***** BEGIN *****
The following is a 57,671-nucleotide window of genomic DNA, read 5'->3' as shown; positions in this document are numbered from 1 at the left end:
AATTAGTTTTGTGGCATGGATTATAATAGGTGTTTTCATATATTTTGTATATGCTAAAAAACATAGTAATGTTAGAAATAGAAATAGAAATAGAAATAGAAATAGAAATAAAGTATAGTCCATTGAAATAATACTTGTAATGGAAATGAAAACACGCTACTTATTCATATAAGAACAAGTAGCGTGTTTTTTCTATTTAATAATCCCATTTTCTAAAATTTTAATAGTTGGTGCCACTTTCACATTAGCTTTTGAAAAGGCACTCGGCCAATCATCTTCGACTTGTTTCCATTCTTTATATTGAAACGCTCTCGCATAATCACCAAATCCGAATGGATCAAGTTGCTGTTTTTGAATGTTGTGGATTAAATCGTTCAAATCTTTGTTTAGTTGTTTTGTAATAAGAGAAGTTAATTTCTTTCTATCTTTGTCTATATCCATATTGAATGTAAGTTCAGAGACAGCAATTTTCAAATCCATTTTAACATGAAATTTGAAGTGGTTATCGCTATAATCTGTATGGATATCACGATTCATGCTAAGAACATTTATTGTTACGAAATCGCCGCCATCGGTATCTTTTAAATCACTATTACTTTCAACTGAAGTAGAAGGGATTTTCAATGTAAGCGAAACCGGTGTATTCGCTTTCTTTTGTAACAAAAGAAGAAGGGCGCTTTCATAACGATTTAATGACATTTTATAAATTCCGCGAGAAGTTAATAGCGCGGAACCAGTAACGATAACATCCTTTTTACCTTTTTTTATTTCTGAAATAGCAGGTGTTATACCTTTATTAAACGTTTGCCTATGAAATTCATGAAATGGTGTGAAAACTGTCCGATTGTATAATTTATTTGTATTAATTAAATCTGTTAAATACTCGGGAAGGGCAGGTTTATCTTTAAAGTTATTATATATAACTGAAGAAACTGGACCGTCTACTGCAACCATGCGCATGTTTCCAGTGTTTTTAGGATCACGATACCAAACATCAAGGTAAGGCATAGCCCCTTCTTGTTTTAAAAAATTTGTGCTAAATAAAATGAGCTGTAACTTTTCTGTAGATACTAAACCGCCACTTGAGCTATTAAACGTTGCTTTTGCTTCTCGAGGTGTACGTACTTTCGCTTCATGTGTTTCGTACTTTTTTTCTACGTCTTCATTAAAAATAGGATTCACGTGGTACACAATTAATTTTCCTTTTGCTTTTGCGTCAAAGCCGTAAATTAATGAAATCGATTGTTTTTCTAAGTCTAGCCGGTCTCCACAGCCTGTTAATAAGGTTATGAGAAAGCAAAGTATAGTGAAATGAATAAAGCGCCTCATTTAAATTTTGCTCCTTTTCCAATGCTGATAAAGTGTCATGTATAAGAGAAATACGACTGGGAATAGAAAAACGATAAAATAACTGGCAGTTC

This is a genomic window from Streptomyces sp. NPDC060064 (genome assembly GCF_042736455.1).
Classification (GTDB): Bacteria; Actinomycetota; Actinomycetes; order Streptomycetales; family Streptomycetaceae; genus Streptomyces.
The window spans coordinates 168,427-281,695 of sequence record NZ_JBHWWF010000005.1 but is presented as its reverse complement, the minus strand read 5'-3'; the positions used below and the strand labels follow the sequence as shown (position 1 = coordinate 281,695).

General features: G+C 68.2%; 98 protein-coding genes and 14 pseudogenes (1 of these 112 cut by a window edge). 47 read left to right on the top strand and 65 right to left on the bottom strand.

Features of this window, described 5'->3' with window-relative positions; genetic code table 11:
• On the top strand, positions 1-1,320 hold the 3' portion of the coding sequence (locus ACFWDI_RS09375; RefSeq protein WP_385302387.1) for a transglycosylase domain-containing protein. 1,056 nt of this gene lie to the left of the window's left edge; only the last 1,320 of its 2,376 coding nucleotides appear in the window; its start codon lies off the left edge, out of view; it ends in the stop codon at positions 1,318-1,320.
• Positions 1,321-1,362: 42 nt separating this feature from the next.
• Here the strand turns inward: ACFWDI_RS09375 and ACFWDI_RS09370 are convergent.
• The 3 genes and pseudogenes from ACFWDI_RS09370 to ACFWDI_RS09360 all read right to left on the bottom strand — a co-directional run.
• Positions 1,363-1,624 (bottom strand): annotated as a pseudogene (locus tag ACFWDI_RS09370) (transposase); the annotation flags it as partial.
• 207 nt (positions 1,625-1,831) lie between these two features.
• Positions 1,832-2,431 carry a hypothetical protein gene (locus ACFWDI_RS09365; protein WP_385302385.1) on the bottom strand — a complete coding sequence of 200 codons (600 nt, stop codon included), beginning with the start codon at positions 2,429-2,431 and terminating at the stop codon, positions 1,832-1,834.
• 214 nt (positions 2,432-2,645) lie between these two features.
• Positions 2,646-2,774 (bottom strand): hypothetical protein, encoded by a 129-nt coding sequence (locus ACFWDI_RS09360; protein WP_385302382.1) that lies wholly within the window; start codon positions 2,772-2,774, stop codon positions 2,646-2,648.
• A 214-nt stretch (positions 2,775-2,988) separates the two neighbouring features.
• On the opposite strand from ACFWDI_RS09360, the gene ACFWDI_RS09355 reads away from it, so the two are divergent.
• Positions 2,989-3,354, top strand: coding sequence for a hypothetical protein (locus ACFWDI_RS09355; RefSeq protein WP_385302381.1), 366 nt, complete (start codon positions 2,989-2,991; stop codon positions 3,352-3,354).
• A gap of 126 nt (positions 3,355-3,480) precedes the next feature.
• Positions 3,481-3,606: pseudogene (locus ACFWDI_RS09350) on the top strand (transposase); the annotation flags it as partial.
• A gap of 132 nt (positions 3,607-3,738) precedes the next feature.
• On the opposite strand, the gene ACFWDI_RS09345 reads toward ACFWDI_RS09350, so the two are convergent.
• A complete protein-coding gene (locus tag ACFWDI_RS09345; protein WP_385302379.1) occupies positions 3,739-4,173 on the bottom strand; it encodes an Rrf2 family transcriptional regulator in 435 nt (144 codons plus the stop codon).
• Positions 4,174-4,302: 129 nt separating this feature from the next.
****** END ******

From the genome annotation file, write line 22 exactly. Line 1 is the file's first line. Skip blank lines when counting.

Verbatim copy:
• A gap of 132 nt (positions 3,607-3,738) precedes the next feature.